The Senate Watergate Report Vol 1 Author:Daniel Schorr (Introduction) The Senate Watergate Report is a unique record of the biggest political scandal in American history. It was released while `the Watergate drama is still unfolding,' before President Nixon's resignation and during the time the House of Representatives was drawing up articles of impeachment. It's a record of events learned by the Senate Select Com... more »mittee on Presidential Campaign Activities, more popularly known as the Ervin Committee, named for its chairman, North Carolina Democrat Senator Sam Ervin. Senate Resolution 60 created the Ervin Committee, which sat from February to August of 1973, and whose mandate was to conduct a complete investigation of illegal, improper, and unethical activities during the 1972 presidential campaign. Excluding statements by the committee Senators and the introduction, the book is divided into four sections.
The first section deals with the Watergate break-in and coverup (`Coverup' is sometimes a single word in this report, although my spellchecker seems to disagree.) This section deals with the background and planning, break-in itself, and the subsequent cover-up. As is true throughout the Report, personalities aren't drawn beyond that found in testimony, conclusions are reached with corroborating testimony. This tends to make the reading somewhat dry and a little droning, and those looking for a breathless narrative history will find this book lacking. While it doesn't follow a strict chronology, this section begins with the hiring of G. Gordon Liddy as General Counsel to the Committee to Re-elect the President (CRP, or, if you're into retro-design, CREEP.) The Report finds that Watergate began with Liddy's formulation of the `Gemstone Plan,' an elaborate, clandestine and extra-legal blueprint for domestic spying which led to the creation of the Plumbers. The Plumbers first crime was the break-in of the office of Daniel Ellsberg's psychiatrist. Ellsberg was the individual who `leaked' the Pentagon Papers to the New York Times. The Plumbers were created to plug such leaks. The other crime investigated by the Committee was the break-in of the DNC headquarters at the Watergate Hotel. The rest of this section details the early knowledge of break-in by Nixon Administration officials and their attempts to cover-up the investigation, most significantly by trying to convince CIA to interfere with the FBI's investigation.
Campaign practices is the topic of the second section. This report "focuses on the presidential campaign practices that raise substantial questions of legality, propriety, or ethics." And so this section reports on the creation of the infamous Nixon Enemies List, the improper use of the FBI, Secret Service, the FCC, the Justice Department, and other government agencies that the Administration used to attack and harass its `enemies.' This chapter also takes a long, detailed look at the short, unhappy CRP-career of political prankster Donald Segretti.
Even the seasoned Watergate wonk will have problems wading through the third report, `Use of the Incumbency-Responsiveness Program.' This section examines the "utilization of federal resources to benefit the incumbent" and the improper injection of political considerations into the decision-making process. Basically this chapter looks at how the Nixon Administration tried to co-opt the black and the Spanish-speaking vote by either reward (give them a juicy federal grant,) or neutralization (tell them they're being considered for a grant and let them twist slowly in the wind waiting for it.) This stuff isn't usually included in the canon of Watergate high crimes and misdemeanors, and although the authors more or less convince me that the Nixon Administration did use incumbency improperly, they weren't able to convince me that this wasn't `politics as usual.' For one thing, S. Res. 60 mandated that the Committee look only at the 1972 campaign, so investigating other administrations' practices was beyond their scope. Something's fishy, but the Incumbency-Responsiveness Program doesn't seem unique to the Nixon Administration. I should add that the `high crimes and misdemeanors' remark is a little out of place, as well. The House handles impeachment trials. The Senate Committee was an investigative body whose purpose was to report and propose remedial legislation if problems were found.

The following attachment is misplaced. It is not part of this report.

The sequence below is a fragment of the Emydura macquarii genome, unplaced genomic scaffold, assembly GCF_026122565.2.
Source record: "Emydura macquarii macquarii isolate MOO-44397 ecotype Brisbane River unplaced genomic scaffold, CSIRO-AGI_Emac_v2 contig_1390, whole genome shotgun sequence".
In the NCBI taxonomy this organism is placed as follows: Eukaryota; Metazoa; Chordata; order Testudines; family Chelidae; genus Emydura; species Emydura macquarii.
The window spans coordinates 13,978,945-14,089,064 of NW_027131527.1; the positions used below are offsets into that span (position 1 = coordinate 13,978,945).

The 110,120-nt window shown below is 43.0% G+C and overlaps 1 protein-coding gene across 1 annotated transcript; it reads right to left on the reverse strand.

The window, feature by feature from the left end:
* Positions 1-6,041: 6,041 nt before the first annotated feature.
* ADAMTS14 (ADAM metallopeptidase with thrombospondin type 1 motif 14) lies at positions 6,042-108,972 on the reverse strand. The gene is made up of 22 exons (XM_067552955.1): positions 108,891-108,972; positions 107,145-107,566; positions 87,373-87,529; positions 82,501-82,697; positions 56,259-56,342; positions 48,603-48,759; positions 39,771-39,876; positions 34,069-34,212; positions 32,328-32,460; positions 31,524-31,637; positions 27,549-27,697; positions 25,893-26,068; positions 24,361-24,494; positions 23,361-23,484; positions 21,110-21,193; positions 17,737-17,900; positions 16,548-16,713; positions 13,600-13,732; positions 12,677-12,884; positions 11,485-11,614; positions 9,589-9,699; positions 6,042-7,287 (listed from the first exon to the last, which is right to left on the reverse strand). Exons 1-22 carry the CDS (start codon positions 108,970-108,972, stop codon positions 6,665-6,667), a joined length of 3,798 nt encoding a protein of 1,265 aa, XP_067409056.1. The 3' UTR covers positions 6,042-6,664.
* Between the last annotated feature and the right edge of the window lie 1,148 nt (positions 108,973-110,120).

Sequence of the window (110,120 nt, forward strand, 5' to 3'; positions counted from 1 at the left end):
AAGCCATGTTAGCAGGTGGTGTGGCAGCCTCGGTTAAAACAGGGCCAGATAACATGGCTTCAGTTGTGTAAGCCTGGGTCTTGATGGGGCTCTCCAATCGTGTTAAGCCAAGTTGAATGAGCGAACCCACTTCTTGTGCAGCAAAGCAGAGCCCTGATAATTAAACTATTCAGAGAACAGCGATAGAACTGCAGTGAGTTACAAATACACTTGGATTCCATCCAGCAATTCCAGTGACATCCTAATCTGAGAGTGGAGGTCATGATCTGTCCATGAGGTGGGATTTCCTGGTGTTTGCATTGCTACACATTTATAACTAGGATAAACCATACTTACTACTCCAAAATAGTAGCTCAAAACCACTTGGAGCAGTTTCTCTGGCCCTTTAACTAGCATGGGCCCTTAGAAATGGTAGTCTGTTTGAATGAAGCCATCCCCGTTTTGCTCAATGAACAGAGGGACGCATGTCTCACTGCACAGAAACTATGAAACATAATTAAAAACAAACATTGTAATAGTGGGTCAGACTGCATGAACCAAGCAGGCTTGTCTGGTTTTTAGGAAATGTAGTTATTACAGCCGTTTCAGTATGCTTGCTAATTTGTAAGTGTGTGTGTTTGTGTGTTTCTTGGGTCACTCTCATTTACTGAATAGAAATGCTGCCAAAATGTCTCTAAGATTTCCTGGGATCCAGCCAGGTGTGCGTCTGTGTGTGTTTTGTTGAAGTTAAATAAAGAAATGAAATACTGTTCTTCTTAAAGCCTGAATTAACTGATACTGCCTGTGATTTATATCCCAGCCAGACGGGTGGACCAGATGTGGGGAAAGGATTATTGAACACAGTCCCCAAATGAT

The fourth report is entitled "The Hughes-Rebozo Investigation and Related Matters," and, as the title suggests, this section focuses on "the receipt, storage, concealment and expenditure of cash contributions by Charles G. Rebozo and related matters" and the "use of cash funds to the direct benefit of the president." The bulk of the chapter is devoted to a $100,000 contribution, in two $50,000 installments, made by representatives of Howard Hughes to `Bebe' Rebozo in 1969-1970. This is one of the more exhaustive and exhausting chapters in the book, with a good ninety pages devoted to a minute discussion of on what dates the two deliveries probably occurred. The report also asks what Rebozo did with the money. It was returned after the IRS expressed interest in the Hughes' contribution in 1973, and Rebozo claimed it remained untouched in a safe deposit box. Although the attention to detail is sometimes maddening, it turns out that the dates Rebozo received the money was very important indeed. This report also asks whether any of these monies was used to buy or improve President Nixon's homes in San Clemente and Key Biscayne.« less